There are a lot of terrific and helpful ideas on Instructables for installing a floating wood shelf. Here’s what I did that’s a bit different when using a substantial chunk of wood. My mantel also has mitered wrap-around corners which you don't often see, but that's the look I wanted.
Bitter cherry, also called Oregon cherry (Prunus emarginata) is a native tree that popped up in our woods when it was replanted in 1988. I wondered what the grain and color would look like when it was milled. It has an interesting bark, that much I knew.
Step 1: Mill and Dry the Log
I picked a tree I liked and thinned the woods by one cherry tree. (Like George Washington, I can't tell a lie, I chopped down that cherry tree.) I parked the log in the barn to dry for about five months, then had it milled to about a five foot 5-1/2″x7″ with bark edge on the 7″ width.
As control against splitting and twisting, I scored a few slices on the back side (the side that would go against the wall) in varying depths, the deepest being the middle cut over the tree center at about 1-1/2″ deep. Then I primed the sawn sides and left the log to dry, standing up, for about 3 more months.
Step 2: Carefully Cut the Corners
I was hoping to preserve the bark, so cutting and fitting the corners was tricky. I sanded down the precautionary slices (which were on the bottom) and cut the pieces based on a 45 degree angle. I sanded, splined and glued it all together, then applied a clear finish.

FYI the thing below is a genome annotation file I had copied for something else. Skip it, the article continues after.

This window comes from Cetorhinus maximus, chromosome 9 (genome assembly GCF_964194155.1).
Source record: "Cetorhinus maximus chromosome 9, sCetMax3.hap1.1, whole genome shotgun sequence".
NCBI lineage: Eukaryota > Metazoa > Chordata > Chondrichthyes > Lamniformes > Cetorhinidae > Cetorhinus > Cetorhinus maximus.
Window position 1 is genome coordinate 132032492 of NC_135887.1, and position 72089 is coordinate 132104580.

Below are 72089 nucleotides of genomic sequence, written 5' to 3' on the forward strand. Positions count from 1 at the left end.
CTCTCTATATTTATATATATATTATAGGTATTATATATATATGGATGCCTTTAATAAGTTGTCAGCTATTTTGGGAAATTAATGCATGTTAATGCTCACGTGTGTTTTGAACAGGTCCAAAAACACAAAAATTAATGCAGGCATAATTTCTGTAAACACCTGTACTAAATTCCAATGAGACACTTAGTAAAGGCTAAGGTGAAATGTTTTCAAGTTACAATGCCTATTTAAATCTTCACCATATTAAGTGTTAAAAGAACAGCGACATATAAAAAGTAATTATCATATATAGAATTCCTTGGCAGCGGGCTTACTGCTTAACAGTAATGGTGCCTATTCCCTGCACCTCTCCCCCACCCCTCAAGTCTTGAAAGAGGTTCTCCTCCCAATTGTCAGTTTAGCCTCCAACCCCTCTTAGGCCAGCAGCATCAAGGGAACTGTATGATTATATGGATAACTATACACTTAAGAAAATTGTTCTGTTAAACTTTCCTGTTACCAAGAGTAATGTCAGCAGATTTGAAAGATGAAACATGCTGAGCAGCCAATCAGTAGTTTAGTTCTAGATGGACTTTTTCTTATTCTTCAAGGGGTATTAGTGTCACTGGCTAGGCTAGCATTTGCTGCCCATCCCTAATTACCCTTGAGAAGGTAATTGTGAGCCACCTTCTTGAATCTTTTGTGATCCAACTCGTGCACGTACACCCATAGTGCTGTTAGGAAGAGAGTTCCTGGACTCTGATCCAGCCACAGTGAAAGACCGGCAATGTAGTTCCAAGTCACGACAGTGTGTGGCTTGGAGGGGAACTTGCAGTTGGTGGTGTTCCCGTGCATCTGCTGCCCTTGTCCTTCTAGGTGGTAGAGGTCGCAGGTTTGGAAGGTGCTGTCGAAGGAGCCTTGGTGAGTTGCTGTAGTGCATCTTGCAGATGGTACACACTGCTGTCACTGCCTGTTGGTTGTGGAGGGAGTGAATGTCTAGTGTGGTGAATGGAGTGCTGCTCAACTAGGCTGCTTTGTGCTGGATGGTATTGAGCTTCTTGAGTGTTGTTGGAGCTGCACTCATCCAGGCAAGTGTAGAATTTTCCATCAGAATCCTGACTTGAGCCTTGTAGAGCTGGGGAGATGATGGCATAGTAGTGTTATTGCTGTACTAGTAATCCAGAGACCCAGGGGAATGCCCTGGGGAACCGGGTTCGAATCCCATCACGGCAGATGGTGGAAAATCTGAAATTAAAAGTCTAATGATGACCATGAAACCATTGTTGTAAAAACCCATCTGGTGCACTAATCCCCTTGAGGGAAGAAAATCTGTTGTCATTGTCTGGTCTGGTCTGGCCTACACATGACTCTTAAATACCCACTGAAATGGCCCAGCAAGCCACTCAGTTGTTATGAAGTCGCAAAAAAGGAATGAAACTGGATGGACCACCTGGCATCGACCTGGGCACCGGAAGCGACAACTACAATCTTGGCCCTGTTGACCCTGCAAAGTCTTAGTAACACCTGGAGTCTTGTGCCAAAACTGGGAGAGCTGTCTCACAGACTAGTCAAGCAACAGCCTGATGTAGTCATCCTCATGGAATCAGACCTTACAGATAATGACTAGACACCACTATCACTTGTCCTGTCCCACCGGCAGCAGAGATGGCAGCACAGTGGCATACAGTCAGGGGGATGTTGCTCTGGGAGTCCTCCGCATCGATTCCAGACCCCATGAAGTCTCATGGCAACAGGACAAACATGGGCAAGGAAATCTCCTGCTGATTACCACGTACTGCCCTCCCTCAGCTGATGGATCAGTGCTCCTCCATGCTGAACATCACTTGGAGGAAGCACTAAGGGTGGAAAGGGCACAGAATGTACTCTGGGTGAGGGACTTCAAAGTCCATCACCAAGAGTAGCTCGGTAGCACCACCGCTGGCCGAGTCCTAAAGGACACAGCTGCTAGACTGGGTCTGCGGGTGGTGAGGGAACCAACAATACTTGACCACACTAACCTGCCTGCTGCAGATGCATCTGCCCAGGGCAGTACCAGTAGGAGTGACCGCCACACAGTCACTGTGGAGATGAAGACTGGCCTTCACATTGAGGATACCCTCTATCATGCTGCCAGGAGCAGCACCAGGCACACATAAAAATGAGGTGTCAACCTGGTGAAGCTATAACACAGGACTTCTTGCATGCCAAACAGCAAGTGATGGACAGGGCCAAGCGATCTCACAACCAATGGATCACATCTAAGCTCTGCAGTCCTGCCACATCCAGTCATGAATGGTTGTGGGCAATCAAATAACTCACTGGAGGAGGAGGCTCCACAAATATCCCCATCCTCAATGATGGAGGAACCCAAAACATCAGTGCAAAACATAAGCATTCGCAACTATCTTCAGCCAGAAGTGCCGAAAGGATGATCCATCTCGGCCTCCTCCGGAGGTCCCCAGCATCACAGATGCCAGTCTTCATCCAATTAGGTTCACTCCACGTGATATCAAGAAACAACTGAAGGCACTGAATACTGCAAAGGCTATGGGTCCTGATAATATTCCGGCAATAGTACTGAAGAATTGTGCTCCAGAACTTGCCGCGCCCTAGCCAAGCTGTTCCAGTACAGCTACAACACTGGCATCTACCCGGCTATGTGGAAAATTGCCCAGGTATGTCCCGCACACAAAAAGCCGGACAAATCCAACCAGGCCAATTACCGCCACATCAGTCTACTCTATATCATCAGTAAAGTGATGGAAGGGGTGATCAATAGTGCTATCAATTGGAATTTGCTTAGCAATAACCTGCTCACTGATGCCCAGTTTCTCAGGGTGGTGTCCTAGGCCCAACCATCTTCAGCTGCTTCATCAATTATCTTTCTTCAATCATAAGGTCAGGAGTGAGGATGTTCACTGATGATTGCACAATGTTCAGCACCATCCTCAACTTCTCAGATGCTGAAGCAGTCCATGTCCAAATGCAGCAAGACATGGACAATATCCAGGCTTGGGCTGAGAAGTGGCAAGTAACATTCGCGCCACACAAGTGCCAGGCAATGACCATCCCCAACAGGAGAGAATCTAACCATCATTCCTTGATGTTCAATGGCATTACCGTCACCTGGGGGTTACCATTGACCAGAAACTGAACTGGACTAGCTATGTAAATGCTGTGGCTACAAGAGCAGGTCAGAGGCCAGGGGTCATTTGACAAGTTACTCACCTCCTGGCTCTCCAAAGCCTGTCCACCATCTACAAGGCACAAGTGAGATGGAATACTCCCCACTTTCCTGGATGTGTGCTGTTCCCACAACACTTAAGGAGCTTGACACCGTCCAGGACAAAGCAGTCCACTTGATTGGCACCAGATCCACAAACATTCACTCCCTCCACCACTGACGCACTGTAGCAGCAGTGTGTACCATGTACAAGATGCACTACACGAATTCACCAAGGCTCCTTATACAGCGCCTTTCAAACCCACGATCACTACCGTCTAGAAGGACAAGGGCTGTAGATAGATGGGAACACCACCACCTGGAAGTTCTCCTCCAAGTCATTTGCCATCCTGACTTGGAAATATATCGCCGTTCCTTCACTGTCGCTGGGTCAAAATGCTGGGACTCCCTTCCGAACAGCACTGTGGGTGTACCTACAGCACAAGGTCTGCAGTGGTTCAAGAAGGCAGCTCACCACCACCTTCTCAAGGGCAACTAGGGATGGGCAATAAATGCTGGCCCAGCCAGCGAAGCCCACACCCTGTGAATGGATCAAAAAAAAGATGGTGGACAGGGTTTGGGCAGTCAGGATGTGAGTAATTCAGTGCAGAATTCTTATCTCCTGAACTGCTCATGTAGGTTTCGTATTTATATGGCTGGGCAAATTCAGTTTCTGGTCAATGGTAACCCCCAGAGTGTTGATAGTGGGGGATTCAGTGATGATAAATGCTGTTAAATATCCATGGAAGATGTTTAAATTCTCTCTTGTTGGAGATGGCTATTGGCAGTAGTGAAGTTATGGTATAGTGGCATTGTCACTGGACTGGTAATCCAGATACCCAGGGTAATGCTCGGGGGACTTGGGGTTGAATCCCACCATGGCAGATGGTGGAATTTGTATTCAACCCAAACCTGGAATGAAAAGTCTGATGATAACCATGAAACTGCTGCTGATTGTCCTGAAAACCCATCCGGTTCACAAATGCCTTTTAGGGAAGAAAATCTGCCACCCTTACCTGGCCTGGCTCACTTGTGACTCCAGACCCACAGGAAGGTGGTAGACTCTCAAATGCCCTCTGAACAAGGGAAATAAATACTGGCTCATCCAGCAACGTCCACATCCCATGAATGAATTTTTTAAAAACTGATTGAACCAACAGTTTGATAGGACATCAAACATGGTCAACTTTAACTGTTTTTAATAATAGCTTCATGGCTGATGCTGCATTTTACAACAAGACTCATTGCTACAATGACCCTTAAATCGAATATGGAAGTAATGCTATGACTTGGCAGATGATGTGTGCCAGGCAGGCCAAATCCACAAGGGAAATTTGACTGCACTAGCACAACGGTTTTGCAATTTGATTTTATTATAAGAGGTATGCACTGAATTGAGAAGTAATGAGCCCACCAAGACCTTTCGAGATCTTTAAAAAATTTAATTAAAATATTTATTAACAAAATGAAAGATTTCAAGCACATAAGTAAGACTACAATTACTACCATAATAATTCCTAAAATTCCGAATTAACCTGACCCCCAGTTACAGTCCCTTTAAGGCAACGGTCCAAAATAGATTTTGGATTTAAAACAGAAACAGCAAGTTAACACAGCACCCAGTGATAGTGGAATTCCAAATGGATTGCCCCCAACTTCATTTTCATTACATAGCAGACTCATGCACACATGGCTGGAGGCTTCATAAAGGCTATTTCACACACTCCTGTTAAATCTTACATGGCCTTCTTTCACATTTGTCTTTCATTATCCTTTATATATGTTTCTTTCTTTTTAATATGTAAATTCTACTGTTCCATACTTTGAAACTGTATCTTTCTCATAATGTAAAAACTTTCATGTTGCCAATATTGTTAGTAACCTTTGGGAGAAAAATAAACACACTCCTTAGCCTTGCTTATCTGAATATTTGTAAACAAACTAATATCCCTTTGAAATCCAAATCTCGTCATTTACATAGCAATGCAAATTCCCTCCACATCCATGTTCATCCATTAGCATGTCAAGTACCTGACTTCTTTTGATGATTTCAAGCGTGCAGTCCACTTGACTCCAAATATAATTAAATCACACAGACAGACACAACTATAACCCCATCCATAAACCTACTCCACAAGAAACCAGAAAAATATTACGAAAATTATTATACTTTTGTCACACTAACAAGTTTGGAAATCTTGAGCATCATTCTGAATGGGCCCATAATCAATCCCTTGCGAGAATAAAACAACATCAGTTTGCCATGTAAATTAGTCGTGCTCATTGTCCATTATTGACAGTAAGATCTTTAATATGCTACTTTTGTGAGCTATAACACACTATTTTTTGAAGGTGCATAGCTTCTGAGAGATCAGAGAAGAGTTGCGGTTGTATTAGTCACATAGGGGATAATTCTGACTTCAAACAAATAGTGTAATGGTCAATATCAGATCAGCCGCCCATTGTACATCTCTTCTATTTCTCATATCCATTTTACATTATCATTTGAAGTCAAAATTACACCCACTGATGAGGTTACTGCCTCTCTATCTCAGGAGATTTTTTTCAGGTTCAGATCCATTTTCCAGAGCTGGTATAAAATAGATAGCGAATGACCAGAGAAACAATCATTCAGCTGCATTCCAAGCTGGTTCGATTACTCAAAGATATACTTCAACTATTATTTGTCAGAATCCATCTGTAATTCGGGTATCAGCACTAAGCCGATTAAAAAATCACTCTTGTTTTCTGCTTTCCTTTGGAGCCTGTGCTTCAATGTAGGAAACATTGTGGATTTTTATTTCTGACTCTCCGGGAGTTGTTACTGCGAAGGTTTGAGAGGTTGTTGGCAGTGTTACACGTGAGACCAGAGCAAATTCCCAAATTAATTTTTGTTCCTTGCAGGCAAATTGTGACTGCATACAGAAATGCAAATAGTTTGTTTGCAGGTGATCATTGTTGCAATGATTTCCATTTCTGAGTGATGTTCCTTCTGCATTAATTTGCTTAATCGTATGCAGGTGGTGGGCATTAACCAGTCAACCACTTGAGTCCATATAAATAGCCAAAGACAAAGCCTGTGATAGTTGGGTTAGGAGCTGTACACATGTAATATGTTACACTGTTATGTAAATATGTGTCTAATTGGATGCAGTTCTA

The bark might eventually peel in the dry interior of our house, but underneath looks pretty cool as you can see in the photo, so I really don’t care.
Step 3: Mount the Log to the Wall Pt. I
I used a hand-made hanger and bracket system to install the 35+ pound mantel. First I hollowed out two slot holes at 9/16″ depth on the back of the log. Metal straps, recessed so that the mantel would fit flush with the wall, were screwed across the hole slots as shown.
To note, these photos show the cuts made earlier to prevent the log from splitting or twisting.
Step 4: Mount the Log to the Wall Pt. II
Then I fabricated metal hangers that would fit inside the slot holes and screwed them to the wall studs. Each 1/8" thick metal hanger has spacers between it and the wall that are thick enough to allow the brackets to slide easily over the hangers while providing a tight fit. I made sure that the hangers matched up perfectly with the location of the brackets on the back of the log.
Step 5: Hammer It In, Carefully
Positioning based on blue tape on the log and on the wall, a little bit of gentle hammering with someone else holding on, and the mantel is easily installed. This secure fastening system provides a good fit against the wall with no chance of failure.
Step 6: Admire Your Mantel!
It's like having a bit of woodland inside the house. More than a year later, the bark is so far staying put in spite of our warm, dry interior.